January 26, 2022

New White Paper on Orphan Works and Who Participates in the Diligent Search for Rightsholders

Here’s the latest white paper from the Berkeley Digital Library Copyright Project.


Orphan Works and the Search for Rightsholders: Who Participates in a ‘Diligent Search’ under Present and Proposed Regimes?


David R. Hansen
University of California, Berkeley – School of Law

Gwen Hinze
University of California, Berkeley – School of Law

Jennifer M. Urban
University of California, Berkeley – School of Law


via SSRN


Over the past several years, policy makers and private actors have developed an evolving set of approaches for addressing the orphan works problem — a problem that arises when “the owner of a copyrighted work cannot be identified and located by someone who wishes to make use of the work in a manner that requires permission of the copyright owner,” preventing follow-on uses of works. These approaches usually attempt to address the orphan works problem by employing some threshold mechanism to differentiate true orphan works, to which the proposed solutions would apply, from non-orphaned copyrighted works. Satisfying a “reasonably diligent search” is one well-known formulation by which users can designate works as orphaned and therefore subject to a proposed solution, though — as this paper points out — alternative approaches certainly exist. Regardless of the specific formulation, the search for rightsholders (or conversely, the confirmation that no rightsholder can be located) is an integral component of almost every orphan works proposal. This paper examines in detail the core schemes for identifying rightsholders among the leading orphan works regimes and proposals. Although these schemes differ across many variables, three factors predominate: (1) who is expected to participate in the search process, (2) the nature and extent of the required search generally; and (3) specifically what types of resources, tools, registries or other information-sharing mechanisms are required or allowed.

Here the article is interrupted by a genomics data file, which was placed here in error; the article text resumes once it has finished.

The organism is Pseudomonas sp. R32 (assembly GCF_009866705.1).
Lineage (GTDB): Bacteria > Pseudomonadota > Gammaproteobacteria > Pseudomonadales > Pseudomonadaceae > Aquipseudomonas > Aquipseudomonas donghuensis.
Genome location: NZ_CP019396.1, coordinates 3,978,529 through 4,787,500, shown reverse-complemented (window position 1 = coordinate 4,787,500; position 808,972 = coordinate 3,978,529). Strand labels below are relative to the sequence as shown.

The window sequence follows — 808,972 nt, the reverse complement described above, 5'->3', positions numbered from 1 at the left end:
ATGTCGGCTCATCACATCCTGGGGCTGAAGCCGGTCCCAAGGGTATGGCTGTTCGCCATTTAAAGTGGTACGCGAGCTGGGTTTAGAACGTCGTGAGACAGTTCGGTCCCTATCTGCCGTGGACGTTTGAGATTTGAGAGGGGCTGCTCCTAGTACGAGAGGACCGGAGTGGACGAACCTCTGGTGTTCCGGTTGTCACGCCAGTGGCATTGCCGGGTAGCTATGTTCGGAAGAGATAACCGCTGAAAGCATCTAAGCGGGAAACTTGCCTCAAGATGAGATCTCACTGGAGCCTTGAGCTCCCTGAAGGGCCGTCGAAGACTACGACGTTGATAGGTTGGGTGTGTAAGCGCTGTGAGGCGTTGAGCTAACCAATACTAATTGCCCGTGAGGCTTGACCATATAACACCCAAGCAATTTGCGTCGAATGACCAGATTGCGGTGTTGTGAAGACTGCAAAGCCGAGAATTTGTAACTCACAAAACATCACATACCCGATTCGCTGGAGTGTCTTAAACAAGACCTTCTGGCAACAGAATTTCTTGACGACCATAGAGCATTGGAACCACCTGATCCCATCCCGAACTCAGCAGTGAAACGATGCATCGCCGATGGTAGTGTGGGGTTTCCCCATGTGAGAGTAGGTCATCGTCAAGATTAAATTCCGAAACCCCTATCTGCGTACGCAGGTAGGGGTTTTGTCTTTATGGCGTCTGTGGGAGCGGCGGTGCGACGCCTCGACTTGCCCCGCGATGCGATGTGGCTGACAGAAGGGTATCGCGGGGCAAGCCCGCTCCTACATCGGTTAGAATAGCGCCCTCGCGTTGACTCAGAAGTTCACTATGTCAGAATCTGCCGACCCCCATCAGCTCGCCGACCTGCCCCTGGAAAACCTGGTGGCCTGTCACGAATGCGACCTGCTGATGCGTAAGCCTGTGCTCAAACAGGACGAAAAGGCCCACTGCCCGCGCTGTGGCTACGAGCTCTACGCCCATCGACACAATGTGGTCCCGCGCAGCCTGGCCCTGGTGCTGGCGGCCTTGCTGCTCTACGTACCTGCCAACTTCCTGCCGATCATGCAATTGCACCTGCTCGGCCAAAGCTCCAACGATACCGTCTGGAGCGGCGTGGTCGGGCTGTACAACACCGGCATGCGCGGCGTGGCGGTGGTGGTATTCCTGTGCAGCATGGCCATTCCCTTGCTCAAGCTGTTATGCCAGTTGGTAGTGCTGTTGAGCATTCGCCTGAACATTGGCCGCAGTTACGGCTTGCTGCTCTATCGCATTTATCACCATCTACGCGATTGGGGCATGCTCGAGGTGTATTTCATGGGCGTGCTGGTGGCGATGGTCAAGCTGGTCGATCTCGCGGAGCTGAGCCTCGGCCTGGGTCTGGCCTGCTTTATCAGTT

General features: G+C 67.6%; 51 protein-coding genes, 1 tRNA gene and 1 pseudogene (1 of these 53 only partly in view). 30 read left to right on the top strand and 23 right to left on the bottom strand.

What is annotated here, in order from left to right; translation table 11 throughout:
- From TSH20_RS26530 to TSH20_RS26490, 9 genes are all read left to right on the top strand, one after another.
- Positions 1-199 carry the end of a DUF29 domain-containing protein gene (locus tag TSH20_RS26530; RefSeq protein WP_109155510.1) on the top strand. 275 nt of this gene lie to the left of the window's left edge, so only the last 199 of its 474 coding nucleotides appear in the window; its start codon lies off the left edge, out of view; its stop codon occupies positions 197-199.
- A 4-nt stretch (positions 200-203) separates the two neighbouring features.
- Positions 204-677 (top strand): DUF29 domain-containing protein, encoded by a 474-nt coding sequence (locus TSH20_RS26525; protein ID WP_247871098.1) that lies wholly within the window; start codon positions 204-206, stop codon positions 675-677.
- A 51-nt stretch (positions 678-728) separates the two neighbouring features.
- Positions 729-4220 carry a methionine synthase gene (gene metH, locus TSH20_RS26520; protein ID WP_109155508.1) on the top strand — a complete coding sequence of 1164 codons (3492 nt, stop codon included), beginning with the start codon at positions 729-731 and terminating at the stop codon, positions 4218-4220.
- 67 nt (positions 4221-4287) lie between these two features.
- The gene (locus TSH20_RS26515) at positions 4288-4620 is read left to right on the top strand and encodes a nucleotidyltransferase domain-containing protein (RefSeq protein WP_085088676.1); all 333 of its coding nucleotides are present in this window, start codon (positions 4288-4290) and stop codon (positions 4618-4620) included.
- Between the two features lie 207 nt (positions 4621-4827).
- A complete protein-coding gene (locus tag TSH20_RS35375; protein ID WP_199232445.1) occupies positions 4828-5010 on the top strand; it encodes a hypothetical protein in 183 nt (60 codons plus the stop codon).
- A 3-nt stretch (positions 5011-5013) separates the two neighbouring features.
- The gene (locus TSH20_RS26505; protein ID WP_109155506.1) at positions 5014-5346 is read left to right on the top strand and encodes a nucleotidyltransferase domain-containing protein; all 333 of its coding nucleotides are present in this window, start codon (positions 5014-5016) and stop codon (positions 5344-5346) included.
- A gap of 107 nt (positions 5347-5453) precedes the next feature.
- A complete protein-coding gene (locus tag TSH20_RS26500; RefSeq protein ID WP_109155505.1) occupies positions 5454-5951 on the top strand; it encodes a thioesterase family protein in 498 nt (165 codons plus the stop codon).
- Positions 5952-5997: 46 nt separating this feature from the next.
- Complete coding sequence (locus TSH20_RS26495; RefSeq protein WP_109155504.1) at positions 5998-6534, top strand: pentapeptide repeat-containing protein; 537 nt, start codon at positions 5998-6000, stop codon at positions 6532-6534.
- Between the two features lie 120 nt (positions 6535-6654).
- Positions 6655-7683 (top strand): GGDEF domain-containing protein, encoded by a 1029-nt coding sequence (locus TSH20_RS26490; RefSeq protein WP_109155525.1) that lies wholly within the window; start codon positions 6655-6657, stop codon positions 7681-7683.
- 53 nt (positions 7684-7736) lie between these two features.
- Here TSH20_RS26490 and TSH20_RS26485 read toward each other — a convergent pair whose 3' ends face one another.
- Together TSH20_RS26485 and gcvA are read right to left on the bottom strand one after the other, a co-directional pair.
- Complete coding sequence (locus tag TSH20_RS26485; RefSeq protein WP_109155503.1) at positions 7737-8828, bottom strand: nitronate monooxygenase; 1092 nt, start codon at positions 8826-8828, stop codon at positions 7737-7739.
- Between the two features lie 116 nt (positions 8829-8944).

This paper compares existing proposals’ approaches with respect to the first factor: who participates in a search? A subsequent paper will focus on the second and third factors.

Download the Full Text Paper Here

See Also: Other White Papers From Berkeley Digital Library Copyright Project

About Gary Price

Gary Price (gprice@mediasourceinc.com) is a librarian, writer, consultant, and frequent conference speaker based in the Washington D.C. metro area. Before launching INFOdocket, Price and Shirl Kennedy were the founders and senior editors at ResourceShelf and DocuTicker for 10 years. From 2006-2009 he was Director of Online Information Services at Ask.com, and is currently a contributing editor at Search Engine Land.